Monday, May 28, 2012

Gold Deposition in Dry Placers (Part 1)

 (Yours truly checking out a potential dry placer location in New Mexico.)

Main Difference Between Wet and Dry Gold Placers

Like myself, many of you living and working in the Western and Southwestern U.S. cut your mining teeth in the numerous dry placer gold areas of Arizona, New Mexico, Nevada, or southeastern California. Although many aspects of sampling and working dry gold placers are similar to those found in wet placer districts, there are distinct differences between the two.

Wolverine Boots
Dickies Work Clothes
 
One of the main differences between wet and dry gold placers is how gold gets deposited in each environment. In wet placers (streams, river, creeks) the physics of gold deposition remain fairly constant due to the steady hydraulic action of running water. In desert or dry placer environments, however, gold deposition is pretty much dependent on periodic or isolated high-water events such as flash flooding or brief downpours that cease nearly as quickly as they begin.

One Tip I Can Give You

From a gold prospecting or mining standpoint, this fact presents unique problems for dry placer miners who can't always rely on the basic deposition theories governing wet placers. One thing I learned in my many years working dry or desert placers is that gold deposition in those dry environments is, for the most part, inconsistent as hell. Yes, in dry placer areas you'll still find gold behind large obstructions, on inside bends, sitting atop or just above bedrock, and so on, but you're just as likely to find it in locations you wouldn't dream of in a wet placer locale.

Mining Equipment
Gold Concentrates
Gold Concentrators

One tip I can give you in this regard is that you really need to think outside the "normal" mining box when working dry placers. For example, in wet placers you can pretty much bet that larger gold (including nuggets) or paystreaks will be found at depth. This can also be true of dry placers, but I can't count the number of instances where I found those same nuggets and paystreaks resting in the top 6-12 inches of a dry wash and once I dug deeper...well...nada, nothing.

"Erratic" is the Key Word

By way of example, I once dug half of a 5-gallon bucket of gravel from behind a large boulder (obstruction) in a New Mexico dry wash in what would not be considered a prime location in a wet placer due to the fact that this spot was in a straight-shot chute, not a prime low-pressure deposition area.Yet, from that single half bucket of gravel I pulled a full 1/4 troy ounce of gold, including two perfectly matched nuggets!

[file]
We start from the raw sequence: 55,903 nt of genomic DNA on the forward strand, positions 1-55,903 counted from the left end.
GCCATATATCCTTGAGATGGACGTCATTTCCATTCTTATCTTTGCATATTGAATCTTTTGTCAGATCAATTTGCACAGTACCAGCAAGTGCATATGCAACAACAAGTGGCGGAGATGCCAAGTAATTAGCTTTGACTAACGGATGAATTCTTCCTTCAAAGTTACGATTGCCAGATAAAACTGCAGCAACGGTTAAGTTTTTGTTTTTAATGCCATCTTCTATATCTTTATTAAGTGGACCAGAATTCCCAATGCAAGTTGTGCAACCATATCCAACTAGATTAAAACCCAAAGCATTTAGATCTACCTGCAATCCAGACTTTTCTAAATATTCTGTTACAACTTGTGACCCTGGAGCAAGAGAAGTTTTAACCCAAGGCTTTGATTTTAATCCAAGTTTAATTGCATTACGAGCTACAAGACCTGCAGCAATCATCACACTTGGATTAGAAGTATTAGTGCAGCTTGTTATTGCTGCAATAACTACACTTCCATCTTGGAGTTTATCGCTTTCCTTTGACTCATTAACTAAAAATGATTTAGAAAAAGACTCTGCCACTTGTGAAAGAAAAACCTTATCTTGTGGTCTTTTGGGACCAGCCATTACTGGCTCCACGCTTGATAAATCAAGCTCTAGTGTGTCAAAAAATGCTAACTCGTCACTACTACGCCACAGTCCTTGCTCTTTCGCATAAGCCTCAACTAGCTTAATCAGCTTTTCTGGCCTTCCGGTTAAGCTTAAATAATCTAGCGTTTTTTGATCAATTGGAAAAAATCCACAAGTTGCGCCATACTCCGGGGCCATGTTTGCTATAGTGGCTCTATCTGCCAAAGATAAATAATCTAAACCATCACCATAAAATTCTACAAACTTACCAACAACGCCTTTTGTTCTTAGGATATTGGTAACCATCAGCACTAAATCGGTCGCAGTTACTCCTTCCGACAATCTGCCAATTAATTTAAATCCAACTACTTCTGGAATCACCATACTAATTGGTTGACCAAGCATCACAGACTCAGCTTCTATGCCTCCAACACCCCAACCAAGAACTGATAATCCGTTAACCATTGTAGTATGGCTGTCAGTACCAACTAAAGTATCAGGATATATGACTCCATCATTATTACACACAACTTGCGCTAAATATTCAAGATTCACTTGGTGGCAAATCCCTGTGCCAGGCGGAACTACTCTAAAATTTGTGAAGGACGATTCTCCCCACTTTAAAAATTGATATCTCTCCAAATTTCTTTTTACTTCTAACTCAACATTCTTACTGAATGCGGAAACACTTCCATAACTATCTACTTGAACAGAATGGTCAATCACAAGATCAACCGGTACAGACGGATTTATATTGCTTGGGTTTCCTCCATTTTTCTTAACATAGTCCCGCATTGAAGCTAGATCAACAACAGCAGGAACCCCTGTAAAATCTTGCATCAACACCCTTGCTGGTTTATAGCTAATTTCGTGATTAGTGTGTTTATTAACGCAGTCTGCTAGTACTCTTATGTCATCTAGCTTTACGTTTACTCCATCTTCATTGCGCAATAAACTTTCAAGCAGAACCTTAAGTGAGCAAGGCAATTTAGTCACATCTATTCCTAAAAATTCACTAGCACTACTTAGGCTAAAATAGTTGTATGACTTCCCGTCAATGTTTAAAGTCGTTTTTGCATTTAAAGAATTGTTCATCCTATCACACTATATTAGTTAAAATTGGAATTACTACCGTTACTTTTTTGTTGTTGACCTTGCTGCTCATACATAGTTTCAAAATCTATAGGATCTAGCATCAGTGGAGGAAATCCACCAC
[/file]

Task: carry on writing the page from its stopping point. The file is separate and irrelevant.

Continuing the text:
(Dry placer areas like this can contain nice pockets of gold.)

Now here's the real kicker...all that gold came from the top 6 inches of gravel. Once I began digging deeper (and quite feverishly I might add) behind that boulder, there was no more gold to be found. Not even a speck. This illustration is indicative of just how "erratic" (and that's the key word here) gold deposition can be most in dry placer locations.

There's more to come, so hang tough.

Good luck!

If you liked this post, you may want to read: "The Gold Claimer Brand Gold Trommel/Concentrator (Part 1)"

(c)  Jim Rocha (J.R.)  2012

Questions? E-mail me at jr872vt90@yahoo.com

2 comments:

  1. JR, do you ever use topos along with satellite imagery like Google Earth? The past year or so, I've learned a lot about coordinating surface colors, with known washes where I've gotten good color before. If you can remember exact spots where you got color before, and look it up on Google Earth, then look at a place where you haven't EVER gotten color, no matter how much you dug to China, you will see the coloration and 'wear' patterns I am talking about.

    I have found, at least in parts of Arizona and New Mexico, a distinct 'white-gray' color near 'pay zones', as well as 'gray-black staining' in areas that have flooded in recent history that are darker than surrounding 'high ground' (I'm still working on this theory of 'seeing hematite', and what it means in relation to reading the satellite images).

    Take care...

    Mountaindweller

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  2. I use Google Earth quite often Mountain. Another really good source are older geological surveys and bulletins...you'll be surprised at what can be found in those. In mining, anything that works...well, works! Best, J.R.

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